CAD widens to 2.9% of GDP during Q2 on large trade deficit; net services receipts increase by 10.2%
The CAD increased from $6.9 billion or 1.1 percent of GDP in the second quarter of 2017-18.
Mumbai: India's current account deficit (CAD) widened to 2.9 percent of the GDP in the second quarter of the fiscal as compared to 1.1 percent in the year-ago period, mainly due to a large trade deficit, the RBI said Friday.
The CAD, or the difference between outflow and inflow of foreign exchange in the country's current account, was $19.1 billion during the quarter ended 30 September, 2018.
It increased from $6.9 billion or 1.1 percent of GDP in the second quarter of 2017-18. The CAD stood at $15.9 billion (2.4 percent of GDP) in the April-June quarter.
"India's current account deficit (CAD) at $ 19.1 billion (2.9 percent of GDP) in Q2 of 2018-19 increased from $ 6.9 billion (1.1 percent of GDP) in Q2 of 2017-18 and $ 15.9 billion (2.4 percent of GDP) in the preceding quarter," the RBI said.
The CAD has increased to 2.7 percent of GDP in first half of 2018-19 from 1.8 percent in the corresponding period of 2017-18 on the back of widening of the trade deficit.
As per the central bank, the widening of the CAD on a year-on-year basis was primarily on account of a higher trade deficit at $50 billion as compared to $32.5 billion a year ago.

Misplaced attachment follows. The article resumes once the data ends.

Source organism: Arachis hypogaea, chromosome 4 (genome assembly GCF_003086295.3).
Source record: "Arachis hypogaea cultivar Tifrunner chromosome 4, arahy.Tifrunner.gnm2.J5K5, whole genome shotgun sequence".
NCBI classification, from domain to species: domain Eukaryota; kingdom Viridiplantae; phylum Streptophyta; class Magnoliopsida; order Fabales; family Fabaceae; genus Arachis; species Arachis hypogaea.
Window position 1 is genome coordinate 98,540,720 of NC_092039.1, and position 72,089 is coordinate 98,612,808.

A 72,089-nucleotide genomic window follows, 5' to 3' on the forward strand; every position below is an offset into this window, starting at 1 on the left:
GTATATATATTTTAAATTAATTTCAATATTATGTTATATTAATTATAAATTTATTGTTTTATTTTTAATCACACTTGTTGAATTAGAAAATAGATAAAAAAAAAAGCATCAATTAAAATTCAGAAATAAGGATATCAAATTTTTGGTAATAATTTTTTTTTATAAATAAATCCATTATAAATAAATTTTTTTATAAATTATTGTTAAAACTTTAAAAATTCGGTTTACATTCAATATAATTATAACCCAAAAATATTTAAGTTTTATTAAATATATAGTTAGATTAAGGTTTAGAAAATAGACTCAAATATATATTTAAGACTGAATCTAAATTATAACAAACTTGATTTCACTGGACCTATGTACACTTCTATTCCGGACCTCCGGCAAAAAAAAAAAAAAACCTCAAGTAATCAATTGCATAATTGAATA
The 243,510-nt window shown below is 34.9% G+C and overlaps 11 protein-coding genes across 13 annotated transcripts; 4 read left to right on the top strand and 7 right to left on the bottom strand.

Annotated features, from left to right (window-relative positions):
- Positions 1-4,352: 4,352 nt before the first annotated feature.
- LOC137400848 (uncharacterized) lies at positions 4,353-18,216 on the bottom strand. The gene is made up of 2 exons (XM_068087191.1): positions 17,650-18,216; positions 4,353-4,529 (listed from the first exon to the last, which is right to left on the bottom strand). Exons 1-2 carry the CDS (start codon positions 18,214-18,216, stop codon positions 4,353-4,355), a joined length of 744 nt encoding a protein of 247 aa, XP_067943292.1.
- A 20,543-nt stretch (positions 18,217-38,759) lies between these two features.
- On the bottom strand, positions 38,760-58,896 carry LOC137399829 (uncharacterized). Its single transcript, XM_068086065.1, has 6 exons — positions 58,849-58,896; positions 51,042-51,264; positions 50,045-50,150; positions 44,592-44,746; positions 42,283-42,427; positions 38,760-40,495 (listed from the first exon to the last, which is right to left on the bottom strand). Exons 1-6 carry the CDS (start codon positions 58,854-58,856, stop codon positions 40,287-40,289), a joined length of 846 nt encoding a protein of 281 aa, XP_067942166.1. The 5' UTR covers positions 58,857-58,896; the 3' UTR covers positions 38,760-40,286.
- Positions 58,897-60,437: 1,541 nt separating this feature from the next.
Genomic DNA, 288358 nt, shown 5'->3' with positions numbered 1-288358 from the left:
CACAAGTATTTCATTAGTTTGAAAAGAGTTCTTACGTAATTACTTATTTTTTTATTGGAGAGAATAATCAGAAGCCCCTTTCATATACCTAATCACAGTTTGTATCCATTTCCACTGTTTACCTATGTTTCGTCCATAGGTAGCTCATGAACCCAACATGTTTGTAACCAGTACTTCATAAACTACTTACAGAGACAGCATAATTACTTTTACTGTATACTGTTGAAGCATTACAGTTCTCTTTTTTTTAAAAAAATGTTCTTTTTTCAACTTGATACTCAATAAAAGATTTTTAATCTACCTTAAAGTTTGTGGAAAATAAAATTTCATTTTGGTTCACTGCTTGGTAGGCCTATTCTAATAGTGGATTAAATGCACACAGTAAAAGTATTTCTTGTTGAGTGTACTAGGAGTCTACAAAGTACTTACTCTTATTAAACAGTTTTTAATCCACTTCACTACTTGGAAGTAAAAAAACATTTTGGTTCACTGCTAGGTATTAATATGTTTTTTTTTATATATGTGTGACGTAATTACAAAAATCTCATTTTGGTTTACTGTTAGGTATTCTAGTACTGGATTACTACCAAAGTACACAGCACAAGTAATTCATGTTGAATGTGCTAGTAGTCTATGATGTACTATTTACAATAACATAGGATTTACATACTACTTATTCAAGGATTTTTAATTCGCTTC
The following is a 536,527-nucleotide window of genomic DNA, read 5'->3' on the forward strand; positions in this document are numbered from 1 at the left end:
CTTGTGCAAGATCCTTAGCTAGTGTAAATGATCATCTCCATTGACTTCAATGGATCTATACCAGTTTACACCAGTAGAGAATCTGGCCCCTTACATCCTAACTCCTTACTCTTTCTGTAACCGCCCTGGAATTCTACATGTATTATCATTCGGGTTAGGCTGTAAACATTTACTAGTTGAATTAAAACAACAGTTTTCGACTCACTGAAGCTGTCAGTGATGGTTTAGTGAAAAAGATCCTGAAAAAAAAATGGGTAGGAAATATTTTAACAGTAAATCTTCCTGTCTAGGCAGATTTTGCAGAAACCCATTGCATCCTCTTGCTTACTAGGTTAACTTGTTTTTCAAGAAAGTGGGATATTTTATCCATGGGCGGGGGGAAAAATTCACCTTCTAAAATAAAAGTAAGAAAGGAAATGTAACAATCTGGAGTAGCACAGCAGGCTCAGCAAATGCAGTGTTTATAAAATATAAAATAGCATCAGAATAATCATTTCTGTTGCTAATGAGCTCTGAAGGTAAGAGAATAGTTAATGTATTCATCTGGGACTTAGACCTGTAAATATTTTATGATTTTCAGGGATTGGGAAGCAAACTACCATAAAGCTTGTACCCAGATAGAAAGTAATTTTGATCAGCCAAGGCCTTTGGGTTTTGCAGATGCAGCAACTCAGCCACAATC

RBI's preliminary data on India's balance of payments (BoP) for July-September 2018-19 further revealed that net services receipts increased by 10.2 percent on a y-o-y basis, mainly on the back of a rise in net earnings from software and financial services.
Private transfer receipts, mainly representing remittances by Indians employed overseas, amounted to $20.9 billion during the quarter, increasing by 19.8 percent from their level a year ago.
In the financial account, net foreign direct investment at $7.9 billion in the second quarter of 2018-19 moderated from $12.4 billion in the similar period of last fiscal.
RBI said portfolio investment recorded net outflow of $1.6 billion as compared to an inflow of $2.1 billion in the second quarter last year on account of net sales in both the debt and equity markets.
Further, net receipts on account of non-resident deposits increased to $3.3 billion in the second quarter of 2018-19 from $0.7 billion a year ago.
In July-September this fiscal, there was a depletion of $1.9 billion of the foreign exchange reserves (on BoP basis) as against an accretion of $9.5 billion in the year ago period.
The current account deficit (CAD) narrowed sharply to just USD 300 million, or 0.1 per cent of GDP, in the June quarter, driven by lower trade deficit on deeper import contraction, the Reserve Bank said today.
The country's current account deficit (CAD), which had touched a record high of 4.2 percent last fiscal, is likely to moderate to 3.1 percent of GDP in the current financial year on the back of import moderation and the strengthening rupee.
According to the global financial services major, continued restrictions on gold imports and strong exports growth helped in keeping the monthly trade deficit of the country stable at an average of $11.6 billion during the April-July period.<br />